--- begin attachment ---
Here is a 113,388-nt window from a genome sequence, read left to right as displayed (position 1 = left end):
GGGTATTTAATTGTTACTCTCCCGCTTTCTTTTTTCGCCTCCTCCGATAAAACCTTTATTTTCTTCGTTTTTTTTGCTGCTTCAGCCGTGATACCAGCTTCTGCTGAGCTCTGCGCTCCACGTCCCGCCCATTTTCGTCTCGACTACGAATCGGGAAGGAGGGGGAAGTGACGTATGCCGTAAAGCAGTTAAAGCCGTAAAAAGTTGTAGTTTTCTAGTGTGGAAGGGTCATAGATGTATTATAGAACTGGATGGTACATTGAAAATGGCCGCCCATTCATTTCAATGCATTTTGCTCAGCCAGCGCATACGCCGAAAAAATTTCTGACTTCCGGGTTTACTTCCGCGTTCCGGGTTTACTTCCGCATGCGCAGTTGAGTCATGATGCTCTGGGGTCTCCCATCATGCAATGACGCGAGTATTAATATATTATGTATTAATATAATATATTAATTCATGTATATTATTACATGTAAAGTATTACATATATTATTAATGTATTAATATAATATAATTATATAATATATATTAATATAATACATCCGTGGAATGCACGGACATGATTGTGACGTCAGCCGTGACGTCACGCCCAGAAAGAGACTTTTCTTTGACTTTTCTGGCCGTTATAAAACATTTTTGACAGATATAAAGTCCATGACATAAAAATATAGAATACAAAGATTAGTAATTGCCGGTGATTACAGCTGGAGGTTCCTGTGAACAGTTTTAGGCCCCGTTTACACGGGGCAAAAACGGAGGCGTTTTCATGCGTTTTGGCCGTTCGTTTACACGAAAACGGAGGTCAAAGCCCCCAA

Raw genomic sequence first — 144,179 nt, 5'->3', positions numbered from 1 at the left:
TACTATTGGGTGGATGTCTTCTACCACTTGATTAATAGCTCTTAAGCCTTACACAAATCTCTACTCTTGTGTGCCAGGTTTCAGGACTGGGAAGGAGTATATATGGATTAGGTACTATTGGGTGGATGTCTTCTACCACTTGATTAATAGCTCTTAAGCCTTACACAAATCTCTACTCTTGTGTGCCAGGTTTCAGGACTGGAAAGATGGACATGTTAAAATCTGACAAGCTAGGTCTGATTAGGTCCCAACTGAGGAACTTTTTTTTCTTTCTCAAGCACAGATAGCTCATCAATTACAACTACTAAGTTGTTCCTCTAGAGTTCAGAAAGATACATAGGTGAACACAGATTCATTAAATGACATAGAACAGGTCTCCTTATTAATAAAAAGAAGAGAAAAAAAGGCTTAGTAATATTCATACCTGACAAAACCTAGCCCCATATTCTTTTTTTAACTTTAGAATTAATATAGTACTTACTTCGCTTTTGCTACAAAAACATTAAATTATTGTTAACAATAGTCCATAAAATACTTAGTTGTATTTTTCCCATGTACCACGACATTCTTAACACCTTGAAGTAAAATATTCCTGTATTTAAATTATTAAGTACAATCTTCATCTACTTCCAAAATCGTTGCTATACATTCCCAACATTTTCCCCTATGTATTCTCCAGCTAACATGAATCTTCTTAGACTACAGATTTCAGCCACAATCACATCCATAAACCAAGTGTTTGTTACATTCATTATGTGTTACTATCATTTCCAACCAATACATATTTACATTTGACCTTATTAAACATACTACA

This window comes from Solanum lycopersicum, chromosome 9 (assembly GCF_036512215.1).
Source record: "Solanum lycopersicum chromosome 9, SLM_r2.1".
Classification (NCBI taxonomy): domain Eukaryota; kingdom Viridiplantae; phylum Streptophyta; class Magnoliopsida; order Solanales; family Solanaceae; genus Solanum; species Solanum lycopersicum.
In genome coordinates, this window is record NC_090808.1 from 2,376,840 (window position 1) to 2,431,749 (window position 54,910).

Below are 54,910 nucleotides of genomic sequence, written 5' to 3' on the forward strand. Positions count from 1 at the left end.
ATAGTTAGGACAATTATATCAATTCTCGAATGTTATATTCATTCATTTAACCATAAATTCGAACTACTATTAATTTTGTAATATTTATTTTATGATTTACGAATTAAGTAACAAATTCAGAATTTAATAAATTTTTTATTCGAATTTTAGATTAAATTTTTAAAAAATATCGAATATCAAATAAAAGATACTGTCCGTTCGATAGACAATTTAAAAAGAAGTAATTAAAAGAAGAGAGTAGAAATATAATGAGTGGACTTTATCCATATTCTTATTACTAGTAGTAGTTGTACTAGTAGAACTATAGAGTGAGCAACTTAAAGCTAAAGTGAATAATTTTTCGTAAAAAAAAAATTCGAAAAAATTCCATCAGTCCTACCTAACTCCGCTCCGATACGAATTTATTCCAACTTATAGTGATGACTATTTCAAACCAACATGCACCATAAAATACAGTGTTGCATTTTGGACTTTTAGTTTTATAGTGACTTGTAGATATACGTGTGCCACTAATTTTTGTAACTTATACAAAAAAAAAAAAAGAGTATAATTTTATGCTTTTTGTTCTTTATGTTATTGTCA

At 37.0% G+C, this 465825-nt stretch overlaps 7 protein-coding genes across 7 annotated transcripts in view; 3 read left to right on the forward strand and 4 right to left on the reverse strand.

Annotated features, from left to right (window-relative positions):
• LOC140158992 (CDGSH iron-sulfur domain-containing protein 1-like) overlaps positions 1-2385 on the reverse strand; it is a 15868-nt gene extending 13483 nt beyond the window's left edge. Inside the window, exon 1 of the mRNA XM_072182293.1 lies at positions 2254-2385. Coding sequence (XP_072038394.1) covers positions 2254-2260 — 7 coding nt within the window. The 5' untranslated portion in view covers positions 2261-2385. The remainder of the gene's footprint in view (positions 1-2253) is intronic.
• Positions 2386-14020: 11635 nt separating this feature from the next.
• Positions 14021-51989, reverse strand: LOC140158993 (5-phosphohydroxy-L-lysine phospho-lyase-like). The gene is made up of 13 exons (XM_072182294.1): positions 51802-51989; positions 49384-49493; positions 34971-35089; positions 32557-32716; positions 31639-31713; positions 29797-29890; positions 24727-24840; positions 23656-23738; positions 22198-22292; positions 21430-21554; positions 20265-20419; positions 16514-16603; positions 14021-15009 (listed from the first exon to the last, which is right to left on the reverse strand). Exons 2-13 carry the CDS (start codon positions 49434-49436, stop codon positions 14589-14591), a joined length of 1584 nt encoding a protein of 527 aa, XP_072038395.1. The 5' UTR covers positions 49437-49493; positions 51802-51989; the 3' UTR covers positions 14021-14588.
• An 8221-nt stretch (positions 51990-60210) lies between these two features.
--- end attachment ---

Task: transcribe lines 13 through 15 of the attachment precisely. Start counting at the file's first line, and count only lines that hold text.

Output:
• LOC140158992 (CDGSH iron-sulfur domain-containing protein 1-like) overlaps positions 1-2385 on the reverse strand; it is a 15868-nt gene extending 13483 nt beyond the window's left edge. Inside the window, exon 1 of the mRNA XM_072182293.1 lies at positions 2254-2385. Coding sequence (XP_072038394.1) covers positions 2254-2260 — 7 coding nt within the window. The 5' untranslated portion in view covers positions 2261-2385. The remainder of the gene's footprint in view (positions 1-2253) is intronic.
• Positions 2386-14020: 11635 nt separating this feature from the next.
• Positions 14021-51989, reverse strand: LOC140158993 (5-phosphohydroxy-L-lysine phospho-lyase-like). The gene is made up of 13 exons (XM_072182294.1): positions 51802-51989; positions 49384-49493; positions 34971-35089; positions 32557-32716; positions 31639-31713; positions 29797-29890; positions 24727-24840; positions 23656-23738; positions 22198-22292; positions 21430-21554; positions 20265-20419; positions 16514-16603; positions 14021-15009 (listed from the first exon to the last, which is right to left on the reverse strand). Exons 2-13 carry the CDS (start codon positions 49434-49436, stop codon positions 14589-14591), a joined length of 1584 nt encoding a protein of 527 aa, XP_072038395.1. The 5' UTR covers positions 49437-49493; positions 51802-51989; the 3' UTR covers positions 14021-14588.